NEW YORK – Exxon Mobil Corp.'s third-quarter income jumped 55 percent thanks to higher oil prices and increased production.
The world's largest publicly traded oil company on Thursday reported earnings of $7.35 billion, or $1.44 per share. That compares with $4.73 billion, or 98 cents per share, in the year-ago period. Revenue increased 15.8 percent to $95.3 billion.
Oil companies have seen profits jump as crude prices increased 12 percent year-over-year, and prices should continue to rise. The International Energy Agency forecasts that world oil consumption will grow next year to 88.2 million barrels a day.
Earlier Thursday. Royal Dutch Shell PLC said quarterly profits climbed by 6.5 percent to $3.46 billion with higher oil prices mitigating charges in its refining business. ConocoPhillips reported Wednesday that its income more than doubled for the third straight quarter, earning $3.06 billion for the July-September period.
Selling crude for more money has helped offset unexpected drilling expenses and a drop in Gulf of Mexico production that some companies are starting to see following BP's giant oil spill earlier this year.
The U.S. shut down deepwater exploration for several months after the April explosion on the Deepwater Horizon rig, and regulators set tough new rules that nearly halted drilling activity in the Gulf.
David Rosenthal, Exxon Mobil vice president of investor relations, said the company continues to review the new regulations, though it plans to move forward with a project in the Gulf.
"We plan to submit in the near term our next permit application to get that drill under way," Rosenthal told analysts in a conference call.
In July, Exxon took the lead in organizing a $1 billion containment network that will eventually be used to respond to future spills in the Gulf.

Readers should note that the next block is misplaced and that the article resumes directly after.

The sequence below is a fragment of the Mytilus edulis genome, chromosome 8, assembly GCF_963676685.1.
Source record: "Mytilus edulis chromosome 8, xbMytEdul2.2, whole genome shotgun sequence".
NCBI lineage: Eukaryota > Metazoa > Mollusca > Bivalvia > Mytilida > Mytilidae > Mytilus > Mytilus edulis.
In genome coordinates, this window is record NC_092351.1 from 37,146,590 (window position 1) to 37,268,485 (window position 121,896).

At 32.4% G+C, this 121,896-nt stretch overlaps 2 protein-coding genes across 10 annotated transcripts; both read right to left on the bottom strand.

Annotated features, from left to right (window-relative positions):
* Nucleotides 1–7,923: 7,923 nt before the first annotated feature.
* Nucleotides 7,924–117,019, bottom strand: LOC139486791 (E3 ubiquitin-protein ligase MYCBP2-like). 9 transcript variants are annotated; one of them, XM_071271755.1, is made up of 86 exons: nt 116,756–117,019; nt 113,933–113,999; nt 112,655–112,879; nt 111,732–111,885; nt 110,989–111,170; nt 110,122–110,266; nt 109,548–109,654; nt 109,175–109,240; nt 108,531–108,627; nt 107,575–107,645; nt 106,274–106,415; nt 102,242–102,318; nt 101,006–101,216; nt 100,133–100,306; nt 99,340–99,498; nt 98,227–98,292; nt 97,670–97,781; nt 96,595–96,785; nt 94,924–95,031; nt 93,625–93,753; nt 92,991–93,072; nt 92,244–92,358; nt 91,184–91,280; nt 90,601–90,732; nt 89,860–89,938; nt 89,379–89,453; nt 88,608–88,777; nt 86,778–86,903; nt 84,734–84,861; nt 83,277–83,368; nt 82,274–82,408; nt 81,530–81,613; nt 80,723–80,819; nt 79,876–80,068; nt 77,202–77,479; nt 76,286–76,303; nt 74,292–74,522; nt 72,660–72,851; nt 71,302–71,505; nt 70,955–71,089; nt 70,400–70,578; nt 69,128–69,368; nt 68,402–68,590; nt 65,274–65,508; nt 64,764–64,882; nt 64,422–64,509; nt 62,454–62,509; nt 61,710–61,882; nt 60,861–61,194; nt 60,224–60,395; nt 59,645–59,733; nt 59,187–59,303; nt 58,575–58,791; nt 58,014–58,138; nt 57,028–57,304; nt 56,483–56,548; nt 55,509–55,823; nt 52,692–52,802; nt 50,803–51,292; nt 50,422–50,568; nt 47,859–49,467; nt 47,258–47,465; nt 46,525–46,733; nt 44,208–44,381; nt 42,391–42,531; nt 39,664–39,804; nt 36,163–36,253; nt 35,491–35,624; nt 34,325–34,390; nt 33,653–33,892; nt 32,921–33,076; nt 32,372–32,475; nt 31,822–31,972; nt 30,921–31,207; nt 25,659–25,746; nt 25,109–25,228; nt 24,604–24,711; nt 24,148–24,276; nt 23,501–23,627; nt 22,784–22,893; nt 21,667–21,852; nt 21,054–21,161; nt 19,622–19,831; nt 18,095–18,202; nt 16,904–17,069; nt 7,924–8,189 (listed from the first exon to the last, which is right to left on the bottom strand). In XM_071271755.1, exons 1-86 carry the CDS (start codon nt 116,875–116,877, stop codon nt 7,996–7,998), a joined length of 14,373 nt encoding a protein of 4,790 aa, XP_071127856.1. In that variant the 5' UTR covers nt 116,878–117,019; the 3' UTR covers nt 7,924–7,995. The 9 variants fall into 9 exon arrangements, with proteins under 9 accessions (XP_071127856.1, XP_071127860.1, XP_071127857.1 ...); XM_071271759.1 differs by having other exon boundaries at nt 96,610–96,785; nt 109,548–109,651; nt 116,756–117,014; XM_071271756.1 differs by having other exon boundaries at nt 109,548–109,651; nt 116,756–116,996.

Exxon, based in Irving, Texas, posted higher profits for most of its businesses; including oil production and exploration, refining and U.S. chemicals. It also cranked up oil production year-over-year, and its refineries made more fuel. The company continued to plow billions of dollars into expanding production and exploration, increasing spending 55 percent to $7.6 billion in the third quarter.
The acquisition of XTO Energy helped Exxon increase natural-gas production by 50 percent year-over-year.
Higher natural gas prices boosted profits in the third quarter, but prices have slid recently, and oil executives are concerned about more price declines. The U.S. already has a hefty surplus, and consumption isn't expected to increase much next year, according to the Energy Information Administration.
The EIA said Thursday that natural gas reserves continued to grow and are 9.1 percent above the five-year average.
While companies like ConocoPhillips have said they plan to idle some natural gas wells and wait for prices to bounce back, Exxon said it hasn't changed its plans. The XTO acquisition earlier this year made Exxon the largest natural gas company in the U.S. with rights to numerous underground shale deposits.
Argus Research analyst Phil Weiss said it costs less to drill for natural gas in shale than elsewhere, so Exxon can still turn a profit from its wells, although it might be a small one.
Exxon's profit was less than the $7.56 billion it earned in the second quarter as it paid higher corporate and financing costs and its chemicals business posted lower profits. Two years ago, Exxon set the all-time record for profits by a U.S. corporation with $14.8 billion in the third quarter of 2008.
Exxon shares rose 62 cents to $66.29 in afternoon trading.
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